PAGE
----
What do the New York Online Film Critics Awards tell us about the Oscars?

Like the New York Film Critics Circle and the National Board of Review, the New York Film Critics Online have chosen “Zero Dark Thirty” as Best Picture. (Read full report here.)

This film from Kathryn Bigelow is certainly the darling of the critics who live on the East Coast while the LA-based scribes snubbed this film in favor of “Amour” and “The Master.” 

Here’s what the NYFCO tells us about the Oscar race:

BEST PICTURE: Zero Dark Thirty
The NYFCO is a relatively new group. Since forming in 2003, only two of their picks — “Slumdog Millionaire” (2008) and “The Artist” (2011) — have repeated at the Oscars. Another two of their Best Picture winners — “The Squid and the Whale” (2005) and “The Diving Bell and the Butterfly” (tied with “There Will Be Blood” (2007) — didn’t get nominated for the Oscar.

At this point, “Zero Dark Thirty” is a certain Best Picture nominee, but is it Academy-friendly enough to win, especially with “Lincoln” and “Les Miserables” in the running?

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BEST DIRECTOR: Kathryn Bigelow, “Zero Dark Thirty”
While Bigelow is a front-runner, there’s a big difference between being the critics’ choice and winning over the Academy. Remember David Fincher — he won every award under the sun for “The Social Network,” but lost the DGA and the Oscar to Tom Hooper (“The King’s Speech”). The same thing could happen to Bigelow this year.

BEST ACTOR: Daniel Day Lewis, “Lincoln
 Day-Lewis continues his dominance of the Best Actor race. Day-Lewis’ biggest competition, Hugh Jackman (“Les Miserables”) has yet to win any precursors. The BFCA and SAG will prove more telling than the Golden Globes this year.

BEST ACTRESS: Emmanuelle Riva, “Amour”
In the year of the battling ingénues, this 85-year-old French actress could pose a threat to Jennifer Lawrence (“Silver Linings Playbook”) and Jessica Chastain (“Zero Dark Thirty”). Only two women – Sophia Loren in “Two Woman” (1961) and Marion Cotillard in “La Vie en Rose” (2007) – have won Best Actress for foreign language films. And the only Best Actress champ over 80 was Jessica Tandy in “Driving Miss Daisy” (1989). While Riva’s chances look slim, if voters are looking for an alternative, she is it.

BEST SUPPORTING ACTOR: Tommy Lee Jones, “Lincoln”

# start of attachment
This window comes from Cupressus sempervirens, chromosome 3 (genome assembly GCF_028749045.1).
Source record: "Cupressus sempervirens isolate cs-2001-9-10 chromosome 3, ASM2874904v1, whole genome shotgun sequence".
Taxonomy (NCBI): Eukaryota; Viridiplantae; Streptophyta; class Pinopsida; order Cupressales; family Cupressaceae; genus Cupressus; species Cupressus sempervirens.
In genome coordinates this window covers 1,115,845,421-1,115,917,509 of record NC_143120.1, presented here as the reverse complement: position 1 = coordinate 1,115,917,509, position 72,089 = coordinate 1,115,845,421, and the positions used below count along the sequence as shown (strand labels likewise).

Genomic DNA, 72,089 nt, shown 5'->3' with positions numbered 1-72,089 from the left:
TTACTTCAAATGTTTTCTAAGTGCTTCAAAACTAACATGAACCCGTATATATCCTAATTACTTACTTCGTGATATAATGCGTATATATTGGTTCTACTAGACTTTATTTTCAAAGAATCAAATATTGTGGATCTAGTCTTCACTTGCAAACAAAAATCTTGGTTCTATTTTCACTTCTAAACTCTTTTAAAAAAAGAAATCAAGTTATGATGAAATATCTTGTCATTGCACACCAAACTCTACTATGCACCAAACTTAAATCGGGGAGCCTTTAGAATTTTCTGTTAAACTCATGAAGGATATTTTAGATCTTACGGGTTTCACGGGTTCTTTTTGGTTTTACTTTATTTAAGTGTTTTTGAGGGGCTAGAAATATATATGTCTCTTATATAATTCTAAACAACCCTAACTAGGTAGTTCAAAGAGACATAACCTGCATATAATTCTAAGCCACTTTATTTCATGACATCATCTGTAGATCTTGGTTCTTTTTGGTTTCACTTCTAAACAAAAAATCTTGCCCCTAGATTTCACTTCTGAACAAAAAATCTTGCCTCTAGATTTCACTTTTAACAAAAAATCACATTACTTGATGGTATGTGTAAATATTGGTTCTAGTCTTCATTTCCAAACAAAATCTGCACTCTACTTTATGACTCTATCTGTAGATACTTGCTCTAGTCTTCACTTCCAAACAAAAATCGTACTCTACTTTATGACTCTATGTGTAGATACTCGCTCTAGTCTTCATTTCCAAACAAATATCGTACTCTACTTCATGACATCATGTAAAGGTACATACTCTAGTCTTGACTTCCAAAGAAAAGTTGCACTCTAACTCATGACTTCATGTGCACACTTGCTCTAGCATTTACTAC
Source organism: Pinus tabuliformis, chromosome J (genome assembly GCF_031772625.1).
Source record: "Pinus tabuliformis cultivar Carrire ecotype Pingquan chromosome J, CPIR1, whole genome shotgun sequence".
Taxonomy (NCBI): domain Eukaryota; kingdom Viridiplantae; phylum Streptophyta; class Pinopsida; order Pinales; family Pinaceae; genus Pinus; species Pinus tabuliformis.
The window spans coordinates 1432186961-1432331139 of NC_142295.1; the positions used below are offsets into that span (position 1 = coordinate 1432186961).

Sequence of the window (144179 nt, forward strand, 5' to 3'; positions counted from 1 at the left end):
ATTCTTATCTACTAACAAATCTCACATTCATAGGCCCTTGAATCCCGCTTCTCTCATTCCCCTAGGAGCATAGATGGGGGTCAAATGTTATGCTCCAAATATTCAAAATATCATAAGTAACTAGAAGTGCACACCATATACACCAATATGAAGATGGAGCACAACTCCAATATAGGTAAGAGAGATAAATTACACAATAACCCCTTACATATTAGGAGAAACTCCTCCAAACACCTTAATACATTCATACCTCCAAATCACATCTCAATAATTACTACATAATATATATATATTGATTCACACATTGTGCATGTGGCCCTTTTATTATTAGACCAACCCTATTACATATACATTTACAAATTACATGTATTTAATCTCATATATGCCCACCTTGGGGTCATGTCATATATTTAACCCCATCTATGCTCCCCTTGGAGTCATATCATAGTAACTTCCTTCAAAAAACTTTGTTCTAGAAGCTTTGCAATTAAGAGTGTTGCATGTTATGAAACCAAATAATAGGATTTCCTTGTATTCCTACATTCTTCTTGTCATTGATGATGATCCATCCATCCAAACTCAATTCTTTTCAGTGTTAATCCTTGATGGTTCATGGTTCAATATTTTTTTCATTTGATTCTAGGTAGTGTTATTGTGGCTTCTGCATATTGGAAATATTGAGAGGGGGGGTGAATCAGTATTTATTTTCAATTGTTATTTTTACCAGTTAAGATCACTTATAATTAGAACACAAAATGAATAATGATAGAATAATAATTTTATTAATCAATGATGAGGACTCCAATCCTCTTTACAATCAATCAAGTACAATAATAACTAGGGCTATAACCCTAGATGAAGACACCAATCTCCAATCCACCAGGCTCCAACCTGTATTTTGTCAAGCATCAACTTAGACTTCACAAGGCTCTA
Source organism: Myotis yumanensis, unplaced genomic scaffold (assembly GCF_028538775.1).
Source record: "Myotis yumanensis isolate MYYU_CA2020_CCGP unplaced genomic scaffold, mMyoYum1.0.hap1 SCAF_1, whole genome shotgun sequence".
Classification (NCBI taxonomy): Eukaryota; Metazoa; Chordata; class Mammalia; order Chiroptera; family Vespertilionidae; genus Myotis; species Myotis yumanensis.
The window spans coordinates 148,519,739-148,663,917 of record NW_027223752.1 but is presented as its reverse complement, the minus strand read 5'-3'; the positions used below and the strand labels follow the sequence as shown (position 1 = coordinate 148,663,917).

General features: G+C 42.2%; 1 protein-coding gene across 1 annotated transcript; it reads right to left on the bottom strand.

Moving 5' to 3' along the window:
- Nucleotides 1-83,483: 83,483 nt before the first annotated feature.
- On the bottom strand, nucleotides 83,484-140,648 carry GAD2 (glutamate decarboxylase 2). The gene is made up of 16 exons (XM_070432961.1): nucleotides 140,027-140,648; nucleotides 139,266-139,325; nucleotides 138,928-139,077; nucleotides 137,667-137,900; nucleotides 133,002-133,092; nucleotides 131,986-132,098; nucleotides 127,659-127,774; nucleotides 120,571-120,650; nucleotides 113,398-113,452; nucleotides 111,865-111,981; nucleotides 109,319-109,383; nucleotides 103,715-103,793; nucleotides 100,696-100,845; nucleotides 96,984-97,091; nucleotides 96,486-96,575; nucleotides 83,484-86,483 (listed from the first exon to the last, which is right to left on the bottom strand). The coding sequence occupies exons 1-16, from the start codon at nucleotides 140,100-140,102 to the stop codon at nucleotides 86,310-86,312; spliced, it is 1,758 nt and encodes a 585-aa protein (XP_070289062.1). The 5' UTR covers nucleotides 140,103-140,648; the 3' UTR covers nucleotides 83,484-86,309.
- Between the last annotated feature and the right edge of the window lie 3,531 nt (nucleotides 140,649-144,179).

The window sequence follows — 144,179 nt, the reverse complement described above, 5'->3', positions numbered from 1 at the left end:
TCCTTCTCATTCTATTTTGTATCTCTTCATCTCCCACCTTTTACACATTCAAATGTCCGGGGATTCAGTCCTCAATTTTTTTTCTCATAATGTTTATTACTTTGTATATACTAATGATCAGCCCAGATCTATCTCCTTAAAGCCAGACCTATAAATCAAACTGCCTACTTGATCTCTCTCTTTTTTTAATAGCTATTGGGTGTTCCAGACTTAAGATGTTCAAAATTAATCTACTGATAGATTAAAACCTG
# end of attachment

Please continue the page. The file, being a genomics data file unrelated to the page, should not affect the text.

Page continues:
Jones won this category for “The Fugitive” (1993). Since a front-runner has yet to emerge in this category, Jones could very well repeat.

BEST SUPPORTING ACTRESS: Anne Hathaway, “Les Miserables
Hathaway takes her first award of the season. Despite being bested by Sally Field (“Lincoln”), Ann Dowd (“Compliance”) and Amy Adams (“The Master”) at NYFCC, NBR, and LAFCA respectively, the award is still Hathaway’s to lose at this point.

BEST SCREENPLAY: Mark Boal, “Zero Dark Thirty”
Boal won the Original Screenplay Oscar in 2009 for “The Hurt Locker,” a similar Iraq War drama, so voters may use this as an opportunity to reward Paul Thomas Anderson (“The Master”), Quentin Tarantino (“Django Unchained”) or Wes Anderson (“Moonrise Kingdom”) since none seem likely to win Best Director.

BEST CINEMATOGRAPHY: “Life of Pi
This race is getting crowded. With awards for “The Master,” “Zero Dark Thirty,” “Skyfall,” and now “Life of Pi,” a consensus has yet to form. All four are likely nominees and strong contenders for the win.

BEST ENSEMBLE: “Argo
Argo” is a likely Best Ensemble nominee at SAG, which makes it a strong Best Picture contender. It will face competition from the likes of “Lincoln,” “Les Miserables,” and “Silver Linings Playbook.”

BREAKTHROUGH PERFORMANCE: Quvenzhane Wallis, “Beasts of the Southern Wild
Another Breakthrough Performance award for Wallis bodes well for her Best Actress campaign.

BEST ANIMATED FEATURE: “Chico & Rita”
This was nominated for Best Animated Feature at the Oscars last year, so this win does nothing to slow “Frankenweenie” down.

BEST DOCUMENTARY: “The Central Park Five”
Since it didn’t make the Academy’s shortlist, this award will have zero impact on the Oscar race.

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